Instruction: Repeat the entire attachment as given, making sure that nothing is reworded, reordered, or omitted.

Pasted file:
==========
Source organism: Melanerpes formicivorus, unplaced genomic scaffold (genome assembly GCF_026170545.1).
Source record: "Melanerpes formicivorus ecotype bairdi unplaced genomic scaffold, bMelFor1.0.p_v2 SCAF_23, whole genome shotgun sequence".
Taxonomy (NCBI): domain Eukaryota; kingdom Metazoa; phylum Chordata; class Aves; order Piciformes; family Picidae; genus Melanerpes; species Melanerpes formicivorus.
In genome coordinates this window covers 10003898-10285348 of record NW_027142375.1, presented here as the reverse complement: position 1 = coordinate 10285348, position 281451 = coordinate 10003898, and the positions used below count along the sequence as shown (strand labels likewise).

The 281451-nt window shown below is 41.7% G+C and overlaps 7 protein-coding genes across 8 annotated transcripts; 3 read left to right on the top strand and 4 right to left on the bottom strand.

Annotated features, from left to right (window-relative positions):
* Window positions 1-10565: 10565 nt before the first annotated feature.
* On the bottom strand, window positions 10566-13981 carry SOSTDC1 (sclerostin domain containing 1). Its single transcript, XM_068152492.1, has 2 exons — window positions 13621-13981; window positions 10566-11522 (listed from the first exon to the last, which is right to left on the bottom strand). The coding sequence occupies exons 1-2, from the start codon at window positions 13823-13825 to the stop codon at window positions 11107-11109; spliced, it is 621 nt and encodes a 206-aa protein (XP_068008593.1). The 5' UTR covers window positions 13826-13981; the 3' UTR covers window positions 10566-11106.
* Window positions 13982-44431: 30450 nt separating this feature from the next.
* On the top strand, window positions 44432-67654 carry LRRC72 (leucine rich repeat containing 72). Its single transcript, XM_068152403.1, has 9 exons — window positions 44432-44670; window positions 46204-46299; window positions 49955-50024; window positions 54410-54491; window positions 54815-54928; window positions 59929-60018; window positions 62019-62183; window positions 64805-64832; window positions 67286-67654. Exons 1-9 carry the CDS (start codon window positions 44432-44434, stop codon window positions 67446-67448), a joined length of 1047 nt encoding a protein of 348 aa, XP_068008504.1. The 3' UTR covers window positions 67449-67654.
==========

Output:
Source organism: Melanerpes formicivorus, unplaced genomic scaffold (genome assembly GCF_026170545.1).
Source record: "Melanerpes formicivorus ecotype bairdi unplaced genomic scaffold, bMelFor1.0.p_v2 SCAF_23, whole genome shotgun sequence".
Taxonomy (NCBI): domain Eukaryota; kingdom Metazoa; phylum Chordata; class Aves; order Piciformes; family Picidae; genus Melanerpes; species Melanerpes formicivorus.
In genome coordinates this window covers 10003898-10285348 of record NW_027142375.1, presented here as the reverse complement: position 1 = coordinate 10285348, position 281451 = coordinate 10003898, and the positions used below count along the sequence as shown (strand labels likewise).

The 281451-nt window shown below is 41.7% G+C and overlaps 7 protein-coding genes across 8 annotated transcripts; 3 read left to right on the top strand and 4 right to left on the bottom strand.

Annotated features, from left to right (window-relative positions):
* Window positions 1-10565: 10565 nt before the first annotated feature.
* On the bottom strand, window positions 10566-13981 carry SOSTDC1 (sclerostin domain containing 1). Its single transcript, XM_068152492.1, has 2 exons — window positions 13621-13981; window positions 10566-11522 (listed from the first exon to the last, which is right to left on the bottom strand). The coding sequence occupies exons 1-2, from the start codon at window positions 13823-13825 to the stop codon at window positions 11107-11109; spliced, it is 621 nt and encodes a 206-aa protein (XP_068008593.1). The 5' UTR covers window positions 13826-13981; the 3' UTR covers window positions 10566-11106.
* Window positions 13982-44431: 30450 nt separating this feature from the next.
* On the top strand, window positions 44432-67654 carry LRRC72 (leucine rich repeat containing 72). Its single transcript, XM_068152403.1, has 9 exons — window positions 44432-44670; window positions 46204-46299; window positions 49955-50024; window positions 54410-54491; window positions 54815-54928; window positions 59929-60018; window positions 62019-62183; window positions 64805-64832; window positions 67286-67654. Exons 1-9 carry the CDS (start codon window positions 44432-44434, stop codon window positions 67446-67448), a joined length of 1047 nt encoding a protein of 348 aa, XP_068008504.1. The 3' UTR covers window positions 67449-67654.